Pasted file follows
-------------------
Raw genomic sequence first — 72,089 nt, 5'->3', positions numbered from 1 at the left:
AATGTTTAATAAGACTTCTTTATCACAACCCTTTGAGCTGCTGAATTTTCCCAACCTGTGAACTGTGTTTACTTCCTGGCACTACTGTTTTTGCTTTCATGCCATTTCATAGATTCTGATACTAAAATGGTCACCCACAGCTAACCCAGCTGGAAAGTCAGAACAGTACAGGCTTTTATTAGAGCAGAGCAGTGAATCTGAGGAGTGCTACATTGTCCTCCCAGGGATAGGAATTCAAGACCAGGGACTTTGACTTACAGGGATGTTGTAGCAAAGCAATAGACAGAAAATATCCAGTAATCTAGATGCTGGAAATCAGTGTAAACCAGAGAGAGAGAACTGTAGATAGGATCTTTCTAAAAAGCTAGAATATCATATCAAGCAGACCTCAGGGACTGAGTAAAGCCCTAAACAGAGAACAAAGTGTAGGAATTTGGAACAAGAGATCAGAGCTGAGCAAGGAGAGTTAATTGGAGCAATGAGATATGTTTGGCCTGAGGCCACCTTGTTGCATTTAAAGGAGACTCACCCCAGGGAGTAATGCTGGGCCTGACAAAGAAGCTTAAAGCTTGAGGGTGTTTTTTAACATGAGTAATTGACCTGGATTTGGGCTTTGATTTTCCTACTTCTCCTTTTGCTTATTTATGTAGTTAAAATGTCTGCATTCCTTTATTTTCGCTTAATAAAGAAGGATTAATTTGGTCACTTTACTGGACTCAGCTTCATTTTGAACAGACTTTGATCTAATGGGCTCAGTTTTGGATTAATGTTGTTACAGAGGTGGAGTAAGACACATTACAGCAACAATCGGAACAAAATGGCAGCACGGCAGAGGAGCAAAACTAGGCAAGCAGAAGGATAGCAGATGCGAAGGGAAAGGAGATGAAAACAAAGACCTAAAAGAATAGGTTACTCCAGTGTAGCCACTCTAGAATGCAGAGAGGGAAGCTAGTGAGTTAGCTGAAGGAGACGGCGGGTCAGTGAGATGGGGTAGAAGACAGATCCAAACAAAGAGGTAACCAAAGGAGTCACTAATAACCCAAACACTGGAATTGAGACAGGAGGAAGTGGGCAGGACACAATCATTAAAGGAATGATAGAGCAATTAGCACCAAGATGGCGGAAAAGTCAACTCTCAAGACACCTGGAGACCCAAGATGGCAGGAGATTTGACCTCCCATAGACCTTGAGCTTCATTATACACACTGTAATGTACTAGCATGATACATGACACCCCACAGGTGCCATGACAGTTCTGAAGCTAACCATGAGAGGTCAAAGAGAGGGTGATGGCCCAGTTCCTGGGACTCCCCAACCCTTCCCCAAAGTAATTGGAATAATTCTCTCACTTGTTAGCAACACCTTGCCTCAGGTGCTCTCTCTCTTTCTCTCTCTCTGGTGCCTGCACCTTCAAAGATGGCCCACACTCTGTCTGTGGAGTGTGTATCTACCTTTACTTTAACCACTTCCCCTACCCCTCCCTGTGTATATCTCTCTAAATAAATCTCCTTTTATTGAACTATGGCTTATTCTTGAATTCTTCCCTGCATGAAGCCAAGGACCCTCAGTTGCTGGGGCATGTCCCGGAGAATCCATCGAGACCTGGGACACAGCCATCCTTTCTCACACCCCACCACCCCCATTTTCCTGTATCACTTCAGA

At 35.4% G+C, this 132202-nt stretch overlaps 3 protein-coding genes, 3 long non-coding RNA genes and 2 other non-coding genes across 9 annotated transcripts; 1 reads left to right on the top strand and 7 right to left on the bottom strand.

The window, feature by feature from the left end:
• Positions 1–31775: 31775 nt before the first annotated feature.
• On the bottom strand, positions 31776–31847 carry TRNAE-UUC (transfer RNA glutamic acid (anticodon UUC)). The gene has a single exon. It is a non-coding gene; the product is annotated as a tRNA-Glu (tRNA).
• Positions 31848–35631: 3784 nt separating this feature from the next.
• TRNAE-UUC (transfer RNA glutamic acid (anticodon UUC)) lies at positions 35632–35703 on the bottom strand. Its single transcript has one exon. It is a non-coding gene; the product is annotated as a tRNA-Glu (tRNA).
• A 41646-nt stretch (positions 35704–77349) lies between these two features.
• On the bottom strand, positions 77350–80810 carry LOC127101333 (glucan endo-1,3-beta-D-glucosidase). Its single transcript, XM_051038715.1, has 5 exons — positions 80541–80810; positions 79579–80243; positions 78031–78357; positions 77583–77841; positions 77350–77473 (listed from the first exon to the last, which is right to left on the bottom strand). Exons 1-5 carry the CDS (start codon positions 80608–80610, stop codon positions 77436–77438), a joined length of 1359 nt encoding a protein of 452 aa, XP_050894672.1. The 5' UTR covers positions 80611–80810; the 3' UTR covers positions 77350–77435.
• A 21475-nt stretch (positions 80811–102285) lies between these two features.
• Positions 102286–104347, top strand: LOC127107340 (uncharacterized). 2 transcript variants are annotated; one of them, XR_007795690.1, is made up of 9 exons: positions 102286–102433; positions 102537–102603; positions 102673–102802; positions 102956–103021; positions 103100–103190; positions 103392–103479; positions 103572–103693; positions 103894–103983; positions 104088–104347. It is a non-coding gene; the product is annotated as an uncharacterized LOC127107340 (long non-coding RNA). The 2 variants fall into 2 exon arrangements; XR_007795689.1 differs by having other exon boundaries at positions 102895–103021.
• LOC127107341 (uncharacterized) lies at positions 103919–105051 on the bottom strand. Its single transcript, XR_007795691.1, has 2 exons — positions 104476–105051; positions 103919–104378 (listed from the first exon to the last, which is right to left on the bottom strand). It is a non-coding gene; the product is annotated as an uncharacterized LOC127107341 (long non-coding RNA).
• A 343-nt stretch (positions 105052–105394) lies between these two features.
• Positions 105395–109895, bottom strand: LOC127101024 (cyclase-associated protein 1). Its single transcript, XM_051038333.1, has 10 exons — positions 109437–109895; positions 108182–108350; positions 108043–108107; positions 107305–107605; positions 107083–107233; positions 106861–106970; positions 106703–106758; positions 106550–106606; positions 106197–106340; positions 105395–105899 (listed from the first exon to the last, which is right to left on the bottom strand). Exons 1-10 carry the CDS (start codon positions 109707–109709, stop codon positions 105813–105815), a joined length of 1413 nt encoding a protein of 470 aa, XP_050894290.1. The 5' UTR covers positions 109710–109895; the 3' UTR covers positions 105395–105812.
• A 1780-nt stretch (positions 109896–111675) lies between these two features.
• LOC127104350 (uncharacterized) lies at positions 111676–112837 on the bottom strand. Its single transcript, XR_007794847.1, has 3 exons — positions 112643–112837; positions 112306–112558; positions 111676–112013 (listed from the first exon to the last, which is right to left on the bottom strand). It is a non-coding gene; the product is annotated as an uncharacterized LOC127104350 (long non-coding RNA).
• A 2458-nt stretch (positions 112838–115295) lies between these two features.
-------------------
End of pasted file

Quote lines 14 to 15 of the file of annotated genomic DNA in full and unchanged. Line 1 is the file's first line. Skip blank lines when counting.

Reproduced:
• A 343-nt stretch (positions 105052–105394) lies between these two features.
• Positions 105395–109895, bottom strand: LOC127101024 (cyclase-associated protein 1). Its single transcript, XM_051038333.1, has 10 exons — positions 109437–109895; positions 108182–108350; positions 108043–108107; positions 107305–107605; positions 107083–107233; positions 106861–106970; positions 106703–106758; positions 106550–106606; positions 106197–106340; positions 105395–105899 (listed from the first exon to the last, which is right to left on the bottom strand). Exons 1-10 carry the CDS (start codon positions 109707–109709, stop codon positions 105813–105815), a joined length of 1413 nt encoding a protein of 470 aa, XP_050894290.1. The 5' UTR covers positions 109710–109895; the 3' UTR covers positions 105395–105812.